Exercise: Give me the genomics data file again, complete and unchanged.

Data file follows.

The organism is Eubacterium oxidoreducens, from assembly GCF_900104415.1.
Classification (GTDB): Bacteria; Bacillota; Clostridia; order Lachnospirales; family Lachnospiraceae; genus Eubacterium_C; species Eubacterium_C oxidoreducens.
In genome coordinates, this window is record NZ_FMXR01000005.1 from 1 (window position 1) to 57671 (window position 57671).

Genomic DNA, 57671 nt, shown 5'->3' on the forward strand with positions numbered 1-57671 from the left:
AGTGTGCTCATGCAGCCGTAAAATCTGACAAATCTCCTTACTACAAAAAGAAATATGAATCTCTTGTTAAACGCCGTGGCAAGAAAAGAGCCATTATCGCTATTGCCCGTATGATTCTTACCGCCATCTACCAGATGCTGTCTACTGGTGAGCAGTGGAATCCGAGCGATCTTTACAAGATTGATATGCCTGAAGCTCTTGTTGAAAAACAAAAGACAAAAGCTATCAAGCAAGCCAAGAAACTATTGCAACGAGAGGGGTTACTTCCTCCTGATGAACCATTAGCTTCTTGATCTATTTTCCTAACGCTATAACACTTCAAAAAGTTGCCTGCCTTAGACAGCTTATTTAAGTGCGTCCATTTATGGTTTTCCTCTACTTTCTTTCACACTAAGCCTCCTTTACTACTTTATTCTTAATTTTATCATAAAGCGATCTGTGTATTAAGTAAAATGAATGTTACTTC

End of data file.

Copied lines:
The organism is Eubacterium oxidoreducens, from assembly GCF_900104415.1.
Classification (GTDB): Bacteria; Bacillota; Clostridia; order Lachnospirales; family Lachnospiraceae; genus Eubacterium_C; species Eubacterium_C oxidoreducens.
In genome coordinates, this window is record NZ_FMXR01000005.1 from 1 (window position 1) to 57671 (window position 57671).

Genomic DNA, 57671 nt, shown 5'->3' on the forward strand with positions numbered 1-57671 from the left:
AGTGTGCTCATGCAGCCGTAAAATCTGACAAATCTCCTTACTACAAAAAGAAATATGAATCTCTTGTTAAACGCCGTGGCAAGAAAAGAGCCATTATCGCTATTGCCCGTATGATTCTTACCGCCATCTACCAGATGCTGTCTACTGGTGAGCAGTGGAATCCGAGCGATCTTTACAAGATTGATATGCCTGAAGCTCTTGTTGAAAAACAAAAGACAAAAGCTATCAAGCAAGCCAAGAAACTATTGCAACGAGAGGGGTTACTTCCTCCTGATGAACCATTAGCTTCTTGATCTATTTTCCTAACGCTATAACACTTCAAAAAGTTGCCTGCCTTAGACAGCTTATTTAAGTGCGTCCATTTATGGTTTTCCTCTACTTTCTTTCACACTAAGCCTCCTTTACTACTTTATTCTTAATTTTATCATAAAGCGATCTGTGTATTAAGTAAAATGAATGTTACTTC